The “night singer of shares” sold stock on the streets during the South Sea Bubble. Amsterdam, 1720.
I had told readers in previous posts about the pump and dump stock, SNPK (“Sunpeaks Ventures, Inc.) that eighteen months would pass before the stock hit the sub $0.01 level.
But when I saw this:
I was WRONG. SNPK may disappear altogether in a matter of weeks, so to complete this case study, I would visit company headquarters and find out the truth.
My visit to Sunpeak’s HQ: http://www.youtube.com/watch?v=-AzzUjgPHOY.
What I saw gave me a shocked face: http://www.youtube.com/watch?v=srw3RdiIlrQ. Police cars and yellow crime-scene tape prevented further investigation. This brings the case to a close. Even a 96% drop from the high price of $2.00 a month ago is meaningless. This is an eventual, inevitable $0.00.
Video of a Victim of a Pump and Dump Scheme
2-minute video http://www.fraudcast.ca/docs/Pump_And_Dump_Fraud.php
Refresher Course on Stock Fraud
For those who wish to learn more about this seamy part of the securities market then you can read here:
Microcap stock fraud is a form of securities fraud involving stocks of “microcap” companies, generally defined in the United States as those with a market capitalization of under $250 million. Its prevalence has been estimated to run into the billions of dollars a year. Many microcap stocks are penny stocks, which trade at below $1 a share.
Microcap stock fraud generally takes place among stocks traded on the OTC Bulletin Board and the Pink Sheets Electronic Quotation Service, stocks which usually do not meet the requirements to be listed on the stock exchanges. Some fraud occurs among stocks traded on the NASDAQ Small Cap Market, now called the NASDAQ Capital Market.
Microcap fraud encompasses several types of investor fraud:
- Pump and dump schemes, involving use of false or misleading statements to hype stocks, which are “dumped” on the public at inflated prices. Such schemes involve telemarketing and Internet fraud.
- Chop stocks, which are stocks purchased for pennies and sold for dollars, providing both brokers and stock promoters massive profits. Brokers are often paid “under the table” undisclosed payoffs to sell such stocks.
- Dump and dilute schemes, where companies repeatedly issue shares for no reason other than taking investors’ money away. Companies using this kind of scheme tend to periodically reverse-split the stock.
- Other unscrupulous brokerage practices, including “bait and switch,” unauthorized trading, and “no net sales” policies in which customers are prohibited or discouraged from selling stocks.
Pump and dump scenarios
Pump and dump schemes tend to take place either on the Internet including e-mail spam campaigns or through telemarketing from “boiler room” brokerage houses (for example, see Boiler Room). Often the stock promoter will claim to have “inside” information about impending news. Newsletters that purport to offer unbiased recommendations then tout the company as a “hot” stock. Messages in chat rooms and email spam urge readers to buy the stock quickly.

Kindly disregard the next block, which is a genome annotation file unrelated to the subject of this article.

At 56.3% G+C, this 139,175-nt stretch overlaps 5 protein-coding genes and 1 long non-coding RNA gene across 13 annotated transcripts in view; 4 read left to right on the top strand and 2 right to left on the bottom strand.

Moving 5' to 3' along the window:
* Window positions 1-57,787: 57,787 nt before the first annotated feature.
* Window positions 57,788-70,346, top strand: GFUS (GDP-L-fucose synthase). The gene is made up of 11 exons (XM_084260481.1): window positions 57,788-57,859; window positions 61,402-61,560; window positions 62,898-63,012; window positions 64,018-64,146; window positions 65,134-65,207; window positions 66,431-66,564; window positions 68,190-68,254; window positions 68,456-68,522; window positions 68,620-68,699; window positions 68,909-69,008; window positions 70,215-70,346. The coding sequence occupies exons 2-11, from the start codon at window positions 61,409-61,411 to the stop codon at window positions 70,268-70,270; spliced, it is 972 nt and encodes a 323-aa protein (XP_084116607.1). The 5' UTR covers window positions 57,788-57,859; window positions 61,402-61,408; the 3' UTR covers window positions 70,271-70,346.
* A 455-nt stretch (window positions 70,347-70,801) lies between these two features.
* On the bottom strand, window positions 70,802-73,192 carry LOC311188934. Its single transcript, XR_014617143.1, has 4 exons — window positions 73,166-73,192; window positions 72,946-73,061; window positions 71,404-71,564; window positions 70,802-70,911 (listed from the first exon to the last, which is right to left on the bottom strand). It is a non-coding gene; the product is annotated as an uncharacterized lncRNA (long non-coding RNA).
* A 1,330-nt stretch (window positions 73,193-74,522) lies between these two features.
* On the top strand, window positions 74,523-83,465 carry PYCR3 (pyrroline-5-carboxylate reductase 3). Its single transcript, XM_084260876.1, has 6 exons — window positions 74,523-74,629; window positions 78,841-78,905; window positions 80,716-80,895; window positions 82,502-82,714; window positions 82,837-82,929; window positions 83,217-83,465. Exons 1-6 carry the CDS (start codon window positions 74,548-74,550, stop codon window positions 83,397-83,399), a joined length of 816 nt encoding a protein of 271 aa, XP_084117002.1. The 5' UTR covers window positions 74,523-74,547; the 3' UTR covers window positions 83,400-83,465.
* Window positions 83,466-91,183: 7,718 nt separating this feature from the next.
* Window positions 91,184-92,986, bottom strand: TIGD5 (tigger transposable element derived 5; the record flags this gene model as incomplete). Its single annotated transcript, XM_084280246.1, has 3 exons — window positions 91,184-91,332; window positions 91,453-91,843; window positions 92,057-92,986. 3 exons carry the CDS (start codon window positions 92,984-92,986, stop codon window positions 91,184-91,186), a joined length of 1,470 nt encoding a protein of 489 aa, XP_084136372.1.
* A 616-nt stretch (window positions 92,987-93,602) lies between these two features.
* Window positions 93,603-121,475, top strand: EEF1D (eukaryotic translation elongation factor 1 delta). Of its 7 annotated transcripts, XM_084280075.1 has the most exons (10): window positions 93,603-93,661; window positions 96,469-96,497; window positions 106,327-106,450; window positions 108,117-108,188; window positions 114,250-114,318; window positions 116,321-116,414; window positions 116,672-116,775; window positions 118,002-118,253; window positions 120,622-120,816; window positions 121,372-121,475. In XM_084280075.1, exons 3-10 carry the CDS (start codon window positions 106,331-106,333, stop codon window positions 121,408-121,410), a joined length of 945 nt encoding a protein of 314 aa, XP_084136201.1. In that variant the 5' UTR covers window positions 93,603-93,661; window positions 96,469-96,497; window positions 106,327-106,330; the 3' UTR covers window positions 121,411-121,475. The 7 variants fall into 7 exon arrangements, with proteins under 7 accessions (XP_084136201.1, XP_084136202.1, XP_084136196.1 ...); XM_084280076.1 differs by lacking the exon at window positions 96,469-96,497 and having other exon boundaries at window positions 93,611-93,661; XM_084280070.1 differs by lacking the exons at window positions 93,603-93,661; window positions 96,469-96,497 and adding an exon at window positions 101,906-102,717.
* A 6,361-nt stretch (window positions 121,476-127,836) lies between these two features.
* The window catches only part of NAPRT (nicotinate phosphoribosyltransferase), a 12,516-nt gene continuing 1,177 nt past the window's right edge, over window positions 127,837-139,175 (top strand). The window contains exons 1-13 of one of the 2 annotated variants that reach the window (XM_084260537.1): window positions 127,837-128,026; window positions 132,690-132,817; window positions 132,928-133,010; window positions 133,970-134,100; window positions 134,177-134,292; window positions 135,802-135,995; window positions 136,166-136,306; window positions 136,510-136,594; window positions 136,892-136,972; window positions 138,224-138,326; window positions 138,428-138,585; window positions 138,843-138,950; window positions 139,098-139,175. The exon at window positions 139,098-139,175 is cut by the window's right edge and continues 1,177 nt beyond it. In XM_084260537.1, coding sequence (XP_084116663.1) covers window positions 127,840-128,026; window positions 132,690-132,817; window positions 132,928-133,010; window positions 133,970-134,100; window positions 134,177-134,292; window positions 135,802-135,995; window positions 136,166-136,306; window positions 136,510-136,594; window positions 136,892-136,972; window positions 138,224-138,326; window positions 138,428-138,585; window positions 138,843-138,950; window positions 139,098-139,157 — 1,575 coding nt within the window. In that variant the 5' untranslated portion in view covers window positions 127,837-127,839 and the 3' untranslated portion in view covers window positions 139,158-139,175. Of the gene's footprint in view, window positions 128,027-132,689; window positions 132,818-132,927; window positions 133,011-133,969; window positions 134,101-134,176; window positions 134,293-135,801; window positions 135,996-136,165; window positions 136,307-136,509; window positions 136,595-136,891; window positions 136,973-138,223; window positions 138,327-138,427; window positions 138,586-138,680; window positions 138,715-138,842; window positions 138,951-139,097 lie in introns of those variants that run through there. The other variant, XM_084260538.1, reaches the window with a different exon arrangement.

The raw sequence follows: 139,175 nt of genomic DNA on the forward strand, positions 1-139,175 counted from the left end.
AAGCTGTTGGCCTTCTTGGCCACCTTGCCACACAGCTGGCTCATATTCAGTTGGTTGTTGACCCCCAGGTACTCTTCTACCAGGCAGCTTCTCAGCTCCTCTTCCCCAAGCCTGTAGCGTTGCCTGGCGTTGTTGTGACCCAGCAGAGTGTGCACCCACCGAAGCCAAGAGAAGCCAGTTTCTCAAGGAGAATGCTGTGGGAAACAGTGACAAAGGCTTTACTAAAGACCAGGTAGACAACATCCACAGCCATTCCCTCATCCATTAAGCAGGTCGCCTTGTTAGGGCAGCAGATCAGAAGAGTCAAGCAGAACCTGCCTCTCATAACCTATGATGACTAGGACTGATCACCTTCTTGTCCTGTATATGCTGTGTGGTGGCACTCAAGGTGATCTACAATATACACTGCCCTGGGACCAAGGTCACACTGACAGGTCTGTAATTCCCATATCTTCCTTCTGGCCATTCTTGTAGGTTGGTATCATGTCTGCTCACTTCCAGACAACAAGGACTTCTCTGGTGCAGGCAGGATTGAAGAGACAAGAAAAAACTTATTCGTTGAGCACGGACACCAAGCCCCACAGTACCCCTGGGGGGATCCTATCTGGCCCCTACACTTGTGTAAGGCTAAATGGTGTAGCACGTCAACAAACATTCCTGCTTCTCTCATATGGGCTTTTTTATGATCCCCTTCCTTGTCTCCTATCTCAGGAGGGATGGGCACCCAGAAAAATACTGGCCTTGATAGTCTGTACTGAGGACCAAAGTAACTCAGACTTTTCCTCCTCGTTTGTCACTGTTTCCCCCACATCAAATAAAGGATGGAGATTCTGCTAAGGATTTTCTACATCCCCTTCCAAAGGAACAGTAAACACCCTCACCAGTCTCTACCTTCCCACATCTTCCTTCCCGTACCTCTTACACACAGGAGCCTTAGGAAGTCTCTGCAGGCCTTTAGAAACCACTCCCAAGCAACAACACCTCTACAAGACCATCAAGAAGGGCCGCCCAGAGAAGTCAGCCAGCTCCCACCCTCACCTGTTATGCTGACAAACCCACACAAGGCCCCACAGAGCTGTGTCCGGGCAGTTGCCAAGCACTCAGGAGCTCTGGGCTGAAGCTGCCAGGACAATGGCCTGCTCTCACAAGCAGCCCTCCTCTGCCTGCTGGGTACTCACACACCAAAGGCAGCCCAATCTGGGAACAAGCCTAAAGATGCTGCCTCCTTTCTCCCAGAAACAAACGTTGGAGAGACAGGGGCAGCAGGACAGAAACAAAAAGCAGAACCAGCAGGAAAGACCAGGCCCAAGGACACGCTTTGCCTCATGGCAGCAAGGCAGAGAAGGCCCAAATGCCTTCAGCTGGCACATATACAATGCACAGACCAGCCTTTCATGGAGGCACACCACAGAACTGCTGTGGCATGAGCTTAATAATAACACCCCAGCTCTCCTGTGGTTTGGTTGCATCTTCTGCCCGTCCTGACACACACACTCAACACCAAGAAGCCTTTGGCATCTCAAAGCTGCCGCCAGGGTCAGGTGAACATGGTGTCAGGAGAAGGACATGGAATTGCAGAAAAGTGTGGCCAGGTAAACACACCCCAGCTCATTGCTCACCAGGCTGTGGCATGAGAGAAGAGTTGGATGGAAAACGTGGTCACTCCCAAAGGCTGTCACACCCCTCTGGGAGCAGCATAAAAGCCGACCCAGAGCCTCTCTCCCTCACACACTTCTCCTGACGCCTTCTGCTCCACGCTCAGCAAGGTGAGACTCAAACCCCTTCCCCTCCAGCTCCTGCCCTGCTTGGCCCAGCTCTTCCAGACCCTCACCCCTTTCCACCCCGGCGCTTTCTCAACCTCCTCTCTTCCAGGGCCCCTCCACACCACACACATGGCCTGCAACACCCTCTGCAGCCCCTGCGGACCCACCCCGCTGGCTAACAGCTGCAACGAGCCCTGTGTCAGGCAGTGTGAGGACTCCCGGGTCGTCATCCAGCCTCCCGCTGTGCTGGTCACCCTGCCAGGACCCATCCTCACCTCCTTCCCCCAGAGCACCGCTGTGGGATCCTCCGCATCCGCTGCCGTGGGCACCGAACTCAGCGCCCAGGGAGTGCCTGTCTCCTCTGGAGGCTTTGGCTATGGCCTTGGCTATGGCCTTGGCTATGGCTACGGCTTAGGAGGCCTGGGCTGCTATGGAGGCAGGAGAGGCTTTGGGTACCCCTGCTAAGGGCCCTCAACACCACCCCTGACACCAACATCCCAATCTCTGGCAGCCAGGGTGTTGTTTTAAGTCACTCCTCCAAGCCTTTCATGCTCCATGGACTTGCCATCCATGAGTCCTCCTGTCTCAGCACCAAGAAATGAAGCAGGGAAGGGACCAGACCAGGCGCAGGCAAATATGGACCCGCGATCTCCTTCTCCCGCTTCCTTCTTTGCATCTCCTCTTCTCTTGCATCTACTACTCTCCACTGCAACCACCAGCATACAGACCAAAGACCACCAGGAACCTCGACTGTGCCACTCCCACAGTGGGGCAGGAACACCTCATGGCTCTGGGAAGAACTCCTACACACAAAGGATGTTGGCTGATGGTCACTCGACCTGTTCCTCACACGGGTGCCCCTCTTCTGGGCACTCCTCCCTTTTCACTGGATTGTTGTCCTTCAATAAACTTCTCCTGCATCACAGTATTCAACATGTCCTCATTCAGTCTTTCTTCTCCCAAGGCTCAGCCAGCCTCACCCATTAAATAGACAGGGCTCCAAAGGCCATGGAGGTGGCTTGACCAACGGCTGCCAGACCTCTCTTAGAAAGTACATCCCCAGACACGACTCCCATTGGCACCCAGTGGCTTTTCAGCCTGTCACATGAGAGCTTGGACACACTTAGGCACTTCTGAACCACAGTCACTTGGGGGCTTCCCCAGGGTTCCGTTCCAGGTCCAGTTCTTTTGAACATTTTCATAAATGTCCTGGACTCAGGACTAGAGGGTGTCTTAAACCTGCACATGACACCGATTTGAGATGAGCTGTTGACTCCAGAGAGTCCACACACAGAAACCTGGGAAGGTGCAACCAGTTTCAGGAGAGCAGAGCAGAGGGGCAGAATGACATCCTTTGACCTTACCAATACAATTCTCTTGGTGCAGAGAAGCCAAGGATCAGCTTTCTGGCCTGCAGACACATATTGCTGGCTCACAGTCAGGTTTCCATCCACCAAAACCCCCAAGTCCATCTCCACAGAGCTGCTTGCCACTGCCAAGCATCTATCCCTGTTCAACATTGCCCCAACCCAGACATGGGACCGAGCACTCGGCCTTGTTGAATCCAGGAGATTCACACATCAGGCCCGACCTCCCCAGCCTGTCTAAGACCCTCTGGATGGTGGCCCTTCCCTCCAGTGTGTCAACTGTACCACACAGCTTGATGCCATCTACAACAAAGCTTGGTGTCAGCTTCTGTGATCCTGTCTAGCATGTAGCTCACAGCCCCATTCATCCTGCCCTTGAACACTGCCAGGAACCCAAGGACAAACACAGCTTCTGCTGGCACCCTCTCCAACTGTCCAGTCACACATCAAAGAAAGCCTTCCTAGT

Unwitting investors then purchase the stock, creating high demand and raising the price. This seemingly “real” rise in prices can entice more people to believe the hype and to buy shares as well. When the people behind the scheme sell their shares and stop promoting the stock, the price plummets, and other investors are left holding stock that is worth significantly less than what they paid for it.
Fraudsters frequently use this ploy with small, thinly traded companies—known as “penny stocks,” generally traded over-the-counter (in the United States, this would mean markets such as the OTC Bulletin Board or the Pink Sheets), rather than markets such as the New York Stock Exchange or NASDAQ—because it is easier to manipulate a stock when there is little or no independent information available about the company. The same principle applies in the United Kingdom, where target companies are typically small companies on the AIM or OFEX.
A more modern spin on this attack is known as hack, pump and dump. In this form a person purchases penny stocks in advance and then uses compromised brokerage accounts to purchase large quantities of that stock. The net result is a price increase, which is often pushed further by day traders seeing a quick advance in a stock. The holder of the stock then sells his stock at a premium.
During the dot-com era, when stock market fever was at its height and many people spent significant amounts of time on stock Internet message boards, a 15-year-old named Jonathan Lebed showed how easy it was to use the Internet to run a successful pump-and-dump. Lebed bought penny stocks and then promoted them on message boards, pointing at the price increase. When other investors bought the stock, Lebed sold his for a profit, leaving the other investors holding the bag. He came to the attention of the U.S. Securities and Exchange Commission (SEC), which filed a civil suit against him alleging security manipulation. As is commonly the case in SEC actions, Lebed settled the charges by paying a fraction of his total gains. He neither admitted nor denied wrongdoing, but promised not to manipulate securities in the future.